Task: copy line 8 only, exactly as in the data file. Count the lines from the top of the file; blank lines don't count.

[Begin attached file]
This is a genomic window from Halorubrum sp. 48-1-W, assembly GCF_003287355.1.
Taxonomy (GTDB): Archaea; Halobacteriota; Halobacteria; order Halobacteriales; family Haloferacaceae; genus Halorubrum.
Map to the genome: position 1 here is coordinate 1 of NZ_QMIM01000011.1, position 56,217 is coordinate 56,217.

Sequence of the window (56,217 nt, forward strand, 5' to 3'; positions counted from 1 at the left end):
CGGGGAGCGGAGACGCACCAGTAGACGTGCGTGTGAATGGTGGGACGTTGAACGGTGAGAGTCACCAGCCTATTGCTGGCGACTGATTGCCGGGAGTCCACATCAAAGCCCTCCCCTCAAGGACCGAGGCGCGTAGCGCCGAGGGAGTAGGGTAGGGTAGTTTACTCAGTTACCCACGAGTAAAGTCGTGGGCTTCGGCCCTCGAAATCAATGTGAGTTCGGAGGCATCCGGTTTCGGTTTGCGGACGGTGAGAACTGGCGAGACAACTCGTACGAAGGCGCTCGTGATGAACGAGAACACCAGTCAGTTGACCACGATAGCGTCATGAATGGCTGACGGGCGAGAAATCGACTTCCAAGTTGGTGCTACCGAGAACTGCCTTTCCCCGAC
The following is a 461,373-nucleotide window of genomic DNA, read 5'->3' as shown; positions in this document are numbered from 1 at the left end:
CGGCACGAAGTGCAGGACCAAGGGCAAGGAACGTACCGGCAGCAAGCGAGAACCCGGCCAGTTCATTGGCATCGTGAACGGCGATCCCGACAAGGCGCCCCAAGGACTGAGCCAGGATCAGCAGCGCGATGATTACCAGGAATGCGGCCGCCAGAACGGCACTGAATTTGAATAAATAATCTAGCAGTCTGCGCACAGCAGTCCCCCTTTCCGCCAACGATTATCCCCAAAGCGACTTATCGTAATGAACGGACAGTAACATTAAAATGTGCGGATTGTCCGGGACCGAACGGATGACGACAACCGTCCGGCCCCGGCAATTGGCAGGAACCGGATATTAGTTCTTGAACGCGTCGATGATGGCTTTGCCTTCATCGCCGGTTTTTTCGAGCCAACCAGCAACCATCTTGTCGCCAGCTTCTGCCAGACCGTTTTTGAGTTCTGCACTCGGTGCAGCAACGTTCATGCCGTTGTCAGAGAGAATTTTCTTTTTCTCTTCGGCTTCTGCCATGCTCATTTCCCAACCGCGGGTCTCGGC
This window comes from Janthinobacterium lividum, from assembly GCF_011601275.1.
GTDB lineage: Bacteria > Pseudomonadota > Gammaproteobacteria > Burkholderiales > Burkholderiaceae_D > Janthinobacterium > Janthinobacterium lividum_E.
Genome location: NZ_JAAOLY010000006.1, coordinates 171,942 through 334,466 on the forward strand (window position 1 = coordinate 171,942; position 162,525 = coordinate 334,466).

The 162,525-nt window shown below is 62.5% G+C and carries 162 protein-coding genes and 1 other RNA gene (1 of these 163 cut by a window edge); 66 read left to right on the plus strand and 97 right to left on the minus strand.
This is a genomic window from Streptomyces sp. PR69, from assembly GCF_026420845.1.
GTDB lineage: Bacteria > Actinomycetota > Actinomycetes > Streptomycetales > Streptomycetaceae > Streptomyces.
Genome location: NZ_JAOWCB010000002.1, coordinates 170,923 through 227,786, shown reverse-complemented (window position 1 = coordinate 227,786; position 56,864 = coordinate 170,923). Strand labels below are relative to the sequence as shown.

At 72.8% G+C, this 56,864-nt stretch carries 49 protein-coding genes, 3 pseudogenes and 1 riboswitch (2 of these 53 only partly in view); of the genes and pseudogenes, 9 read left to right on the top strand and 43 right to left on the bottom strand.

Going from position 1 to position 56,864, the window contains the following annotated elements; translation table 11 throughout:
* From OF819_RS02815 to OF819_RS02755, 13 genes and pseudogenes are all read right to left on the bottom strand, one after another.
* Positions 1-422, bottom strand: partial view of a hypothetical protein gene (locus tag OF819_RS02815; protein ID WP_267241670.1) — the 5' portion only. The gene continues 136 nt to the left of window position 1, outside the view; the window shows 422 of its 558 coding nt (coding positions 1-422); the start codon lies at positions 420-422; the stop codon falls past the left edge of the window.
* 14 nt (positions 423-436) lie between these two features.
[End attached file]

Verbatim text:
This window comes from Janthinobacterium lividum, from assembly GCF_011601275.1.